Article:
KINGSTON:Minister without portfolio in the Office of the Prime Minister with responsibility for Sports, Natalie Neita-Headley, has advised that overseas charity donations being sent to local sporting associations should be channelled through the Sports Development Foundation (SDF).
Neita-Headley says that she will then make interventions on behalf of the associations to the ministry of finance, as an interim measure, until the Charities Act comes to Parliament in November.
The minister was responding to concerns raised by local sporting bodies about the removal of tax waivers on the importation of donated equipment for events, at a meeting on February 28 at the Jamaica Conference Centre.
The meeting also saw Prime Minister Portia Simpson Miller participating in discussions with the associations on the way forward for the development of sports as a part of national life.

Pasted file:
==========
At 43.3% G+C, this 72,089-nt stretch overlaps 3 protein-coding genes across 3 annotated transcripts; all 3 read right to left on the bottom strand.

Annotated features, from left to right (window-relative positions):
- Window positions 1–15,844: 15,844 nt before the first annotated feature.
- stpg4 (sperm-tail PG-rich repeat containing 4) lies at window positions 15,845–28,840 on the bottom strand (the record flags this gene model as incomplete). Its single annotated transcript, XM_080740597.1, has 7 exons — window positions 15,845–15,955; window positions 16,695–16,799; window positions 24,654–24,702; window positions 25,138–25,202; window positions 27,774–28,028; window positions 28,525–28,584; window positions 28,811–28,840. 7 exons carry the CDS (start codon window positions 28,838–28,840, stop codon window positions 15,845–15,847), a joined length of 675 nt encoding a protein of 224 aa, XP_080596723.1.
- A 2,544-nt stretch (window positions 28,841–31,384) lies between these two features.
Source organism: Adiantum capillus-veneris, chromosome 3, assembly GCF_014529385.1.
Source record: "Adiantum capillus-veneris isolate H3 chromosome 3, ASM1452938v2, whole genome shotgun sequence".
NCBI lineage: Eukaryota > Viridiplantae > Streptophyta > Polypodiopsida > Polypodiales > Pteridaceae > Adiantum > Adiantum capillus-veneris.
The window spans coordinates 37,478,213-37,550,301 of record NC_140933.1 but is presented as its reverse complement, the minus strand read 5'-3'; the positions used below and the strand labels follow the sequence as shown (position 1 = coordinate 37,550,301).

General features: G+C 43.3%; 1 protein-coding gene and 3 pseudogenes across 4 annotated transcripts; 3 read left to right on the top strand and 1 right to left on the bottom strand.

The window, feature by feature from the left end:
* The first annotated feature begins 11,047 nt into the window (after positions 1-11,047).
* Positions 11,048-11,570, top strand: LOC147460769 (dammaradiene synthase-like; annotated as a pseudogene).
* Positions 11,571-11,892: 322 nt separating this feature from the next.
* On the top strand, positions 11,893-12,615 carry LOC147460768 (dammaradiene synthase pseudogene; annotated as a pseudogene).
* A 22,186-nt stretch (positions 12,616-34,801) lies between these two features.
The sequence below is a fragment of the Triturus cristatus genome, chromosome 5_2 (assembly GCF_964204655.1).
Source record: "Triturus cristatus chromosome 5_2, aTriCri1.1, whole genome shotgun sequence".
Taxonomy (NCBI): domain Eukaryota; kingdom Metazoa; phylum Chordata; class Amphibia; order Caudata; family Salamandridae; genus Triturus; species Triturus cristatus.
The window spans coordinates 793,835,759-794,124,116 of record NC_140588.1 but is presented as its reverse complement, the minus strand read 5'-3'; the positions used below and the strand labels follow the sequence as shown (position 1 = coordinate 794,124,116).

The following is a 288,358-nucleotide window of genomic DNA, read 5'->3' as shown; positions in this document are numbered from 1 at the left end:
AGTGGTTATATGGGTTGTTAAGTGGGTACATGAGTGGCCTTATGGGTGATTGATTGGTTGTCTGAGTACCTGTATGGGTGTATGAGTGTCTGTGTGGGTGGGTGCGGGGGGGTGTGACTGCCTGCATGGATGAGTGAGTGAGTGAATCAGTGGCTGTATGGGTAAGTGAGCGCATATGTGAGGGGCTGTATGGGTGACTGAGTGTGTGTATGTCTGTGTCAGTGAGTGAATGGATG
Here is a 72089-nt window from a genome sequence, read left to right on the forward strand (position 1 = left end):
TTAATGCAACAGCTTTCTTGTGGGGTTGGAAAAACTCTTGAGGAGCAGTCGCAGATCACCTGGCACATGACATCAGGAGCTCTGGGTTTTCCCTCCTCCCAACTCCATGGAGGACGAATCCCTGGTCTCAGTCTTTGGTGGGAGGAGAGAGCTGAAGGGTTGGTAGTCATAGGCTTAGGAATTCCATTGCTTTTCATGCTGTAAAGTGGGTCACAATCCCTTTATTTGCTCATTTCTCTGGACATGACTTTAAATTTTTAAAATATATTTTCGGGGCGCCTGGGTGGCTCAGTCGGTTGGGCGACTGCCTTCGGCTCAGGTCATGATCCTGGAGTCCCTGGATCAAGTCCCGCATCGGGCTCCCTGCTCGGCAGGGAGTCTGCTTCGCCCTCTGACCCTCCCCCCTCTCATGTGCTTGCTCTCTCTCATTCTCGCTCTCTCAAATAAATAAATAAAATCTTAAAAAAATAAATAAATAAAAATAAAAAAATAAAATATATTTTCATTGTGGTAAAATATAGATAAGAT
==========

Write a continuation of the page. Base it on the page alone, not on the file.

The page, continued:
Neita-Headley explained that the impending Charities Act will allow the finance, inistry to clearly differentiate between items being imported for charity and those for commercial use.
"There have been several occasions on which goods are coming in solely for the purpose of donations, for schools from alumni associations, to athletes which end up in the marketplace as saleable items, so there really has to be a clearly defined policy, and we are waiting for that to come to fruition. Once that is established, then a clearer path will be available, the minister said.
The Charities Act is one of the proposed legislative measures which will form a part of the Government's tax reform agenda. Under the reform, there will be a reduction and virtual elimination of discretionary tax waivers.
This is part of the prior actions that the country will have to take in order to secure the support of the board of the International Monetary Fund for an Extended Fund Facility.